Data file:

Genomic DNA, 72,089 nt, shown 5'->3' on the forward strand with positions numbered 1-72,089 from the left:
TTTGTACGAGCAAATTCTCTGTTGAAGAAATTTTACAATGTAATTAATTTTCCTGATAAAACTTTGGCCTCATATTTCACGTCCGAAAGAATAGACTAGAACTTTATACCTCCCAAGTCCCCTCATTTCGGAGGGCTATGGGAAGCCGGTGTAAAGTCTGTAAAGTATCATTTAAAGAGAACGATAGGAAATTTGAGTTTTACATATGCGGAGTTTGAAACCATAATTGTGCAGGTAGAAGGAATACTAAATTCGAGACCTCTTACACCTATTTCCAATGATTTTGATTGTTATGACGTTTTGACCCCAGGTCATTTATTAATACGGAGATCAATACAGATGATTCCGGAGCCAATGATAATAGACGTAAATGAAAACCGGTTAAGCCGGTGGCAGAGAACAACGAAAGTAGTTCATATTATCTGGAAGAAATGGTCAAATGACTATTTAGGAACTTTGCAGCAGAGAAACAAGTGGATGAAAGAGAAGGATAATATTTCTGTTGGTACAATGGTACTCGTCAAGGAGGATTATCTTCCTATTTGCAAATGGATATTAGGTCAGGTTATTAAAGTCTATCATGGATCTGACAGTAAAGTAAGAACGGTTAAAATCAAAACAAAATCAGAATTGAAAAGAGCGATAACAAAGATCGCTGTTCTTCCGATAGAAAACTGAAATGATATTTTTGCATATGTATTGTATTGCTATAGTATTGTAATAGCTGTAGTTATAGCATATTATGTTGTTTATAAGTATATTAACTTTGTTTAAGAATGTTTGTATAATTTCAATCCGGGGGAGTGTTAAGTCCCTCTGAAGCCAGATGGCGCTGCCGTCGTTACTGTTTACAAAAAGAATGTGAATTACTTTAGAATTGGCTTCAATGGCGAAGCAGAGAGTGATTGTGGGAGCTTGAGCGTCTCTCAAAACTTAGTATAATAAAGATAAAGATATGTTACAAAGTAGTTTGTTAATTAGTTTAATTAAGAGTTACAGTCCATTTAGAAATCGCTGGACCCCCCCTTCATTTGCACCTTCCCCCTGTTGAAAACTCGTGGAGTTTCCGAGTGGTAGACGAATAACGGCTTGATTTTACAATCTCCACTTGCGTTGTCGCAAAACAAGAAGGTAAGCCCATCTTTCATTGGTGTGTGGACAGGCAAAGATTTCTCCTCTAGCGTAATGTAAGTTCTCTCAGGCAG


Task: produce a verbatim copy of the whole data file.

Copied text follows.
Genomic DNA, 72,089 nt, shown 5'->3' on the forward strand with positions numbered 1-72,089 from the left:
TTTGTACGAGCAAATTCTCTGTTGAAGAAATTTTACAATGTAATTAATTTTCCTGATAAAACTTTGGCCTCATATTTCACGTCCGAAAGAATAGACTAGAACTTTATACCTCCCAAGTCCCCTCATTTCGGAGGGCTATGGGAAGCCGGTGTAAAGTCTGTAAAGTATCATTTAAAGAGAACGATAGGAAATTTGAGTTTTACATATGCGGAGTTTGAAACCATAATTGTGCAGGTAGAAGGAATACTAAATTCGAGACCTCTTACACCTATTTCCAATGATTTTGATTGTTATGACGTTTTGACCCCAGGTCATTTATTAATACGGAGATCAATACAGATGATTCCGGAGCCAATGATAATAGACGTAAATGAAAACCGGTTAAGCCGGTGGCAGAGAACAACGAAAGTAGTTCATATTATCTGGAAGAAATGGTCAAATGACTATTTAGGAACTTTGCAGCAGAGAAACAAGTGGATGAAAGAGAAGGATAATATTTCTGTTGGTACAATGGTACTCGTCAAGGAGGATTATCTTCCTATTTGCAAATGGATATTAGGTCAGGTTATTAAAGTCTATCATGGATCTGACAGTAAAGTAAGAACGGTTAAAATCAAAACAAAATCAGAATTGAAAAGAGCGATAACAAAGATCGCTGTTCTTCCGATAGAAAACTGAAATGATATTTTTGCATATGTATTGTATTGCTATAGTATTGTAATAGCTGTAGTTATAGCATATTATGTTGTTTATAAGTATATTAACTTTGTTTAAGAATGTTTGTATAATTTCAATCCGGGGGAGTGTTAAGTCCCTCTGAAGCCAGATGGCGCTGCCGTCGTTACTGTTTACAAAAAGAATGTGAATTACTTTAGAATTGGCTTCAATGGCGAAGCAGAGAGTGATTGTGGGAGCTTGAGCGTCTCTCAAAACTTAGTATAATAAAGATAAAGATATGTTACAAAGTAGTTTGTTAATTAGTTTAATTAAGAGTTACAGTCCATTTAGAAATCGCTGGACCCCCCCTTCATTTGCACCTTCCCCCTGTTGAAAACTCGTGGAGTTTCCGAGTGGTAGACGAATAACGGCTTGATTTTACAATCTCCACTTGCGTTGTCGCAAAACAAGAAGGTAAGCCCATCTTTCATTGGTGTGTGGACAGGCAAAGATTTCTCCTCTAGCGTAATGTAAGTTCTCTCAGGCAG